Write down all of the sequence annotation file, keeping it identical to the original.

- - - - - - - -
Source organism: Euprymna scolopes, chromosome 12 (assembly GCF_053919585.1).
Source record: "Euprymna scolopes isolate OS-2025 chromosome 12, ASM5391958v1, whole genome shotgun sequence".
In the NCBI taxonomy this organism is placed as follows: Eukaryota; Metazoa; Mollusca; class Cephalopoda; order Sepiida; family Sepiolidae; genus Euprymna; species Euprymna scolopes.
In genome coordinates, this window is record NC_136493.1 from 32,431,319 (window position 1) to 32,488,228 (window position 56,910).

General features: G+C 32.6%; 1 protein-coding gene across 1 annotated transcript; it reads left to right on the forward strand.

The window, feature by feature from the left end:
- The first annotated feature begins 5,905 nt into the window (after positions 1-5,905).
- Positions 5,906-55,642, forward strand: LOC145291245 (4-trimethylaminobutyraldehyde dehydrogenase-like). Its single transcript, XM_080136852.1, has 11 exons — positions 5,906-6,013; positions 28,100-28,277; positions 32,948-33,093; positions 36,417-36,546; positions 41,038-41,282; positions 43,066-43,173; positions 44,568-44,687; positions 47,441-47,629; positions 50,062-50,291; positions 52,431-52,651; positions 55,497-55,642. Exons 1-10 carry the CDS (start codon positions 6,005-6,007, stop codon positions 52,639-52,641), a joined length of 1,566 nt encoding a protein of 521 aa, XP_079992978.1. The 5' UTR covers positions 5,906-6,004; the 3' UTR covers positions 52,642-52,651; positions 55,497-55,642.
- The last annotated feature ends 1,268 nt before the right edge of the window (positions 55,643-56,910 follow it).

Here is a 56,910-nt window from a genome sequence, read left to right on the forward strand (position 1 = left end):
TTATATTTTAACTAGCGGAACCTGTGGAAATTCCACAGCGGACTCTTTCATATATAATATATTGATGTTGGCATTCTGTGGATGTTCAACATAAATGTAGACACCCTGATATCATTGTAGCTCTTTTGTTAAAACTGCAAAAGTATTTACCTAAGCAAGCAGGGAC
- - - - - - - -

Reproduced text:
Source organism: Euprymna scolopes, chromosome 12 (assembly GCF_053919585.1).
Source record: "Euprymna scolopes isolate OS-2025 chromosome 12, ASM5391958v1, whole genome shotgun sequence".
In the NCBI taxonomy this organism is placed as follows: Eukaryota; Metazoa; Mollusca; class Cephalopoda; order Sepiida; family Sepiolidae; genus Euprymna; species Euprymna scolopes.
In genome coordinates, this window is record NC_136493.1 from 32,431,319 (window position 1) to 32,488,228 (window position 56,910).

General features: G+C 32.6%; 1 protein-coding gene across 1 annotated transcript; it reads left to right on the forward strand.

The window, feature by feature from the left end:
- The first annotated feature begins 5,905 nt into the window (after positions 1-5,905).
- Positions 5,906-55,642, forward strand: LOC145291245 (4-trimethylaminobutyraldehyde dehydrogenase-like). Its single transcript, XM_080136852.1, has 11 exons — positions 5,906-6,013; positions 28,100-28,277; positions 32,948-33,093; positions 36,417-36,546; positions 41,038-41,282; positions 43,066-43,173; positions 44,568-44,687; positions 47,441-47,629; positions 50,062-50,291; positions 52,431-52,651; positions 55,497-55,642. Exons 1-10 carry the CDS (start codon positions 6,005-6,007, stop codon positions 52,639-52,641), a joined length of 1,566 nt encoding a protein of 521 aa, XP_079992978.1. The 5' UTR covers positions 5,906-6,004; the 3' UTR covers positions 52,642-52,651; positions 55,497-55,642.
- The last annotated feature ends 1,268 nt before the right edge of the window (positions 55,643-56,910 follow it).

Here is a 56,910-nt window from a genome sequence, read left to right on the forward strand (position 1 = left end):
TTATATTTTAACTAGCGGAACCTGTGGAAATTCCACAGCGGACTCTTTCATATATAATATATTGATGTTGGCATTCTGTGGATGTTCAACATAAATGTAGACACCCTGATATCATTGTAGCTCTTTTGTTAAAACTGCAAAAGTATTTACCTAAGCAAGCAGGGAC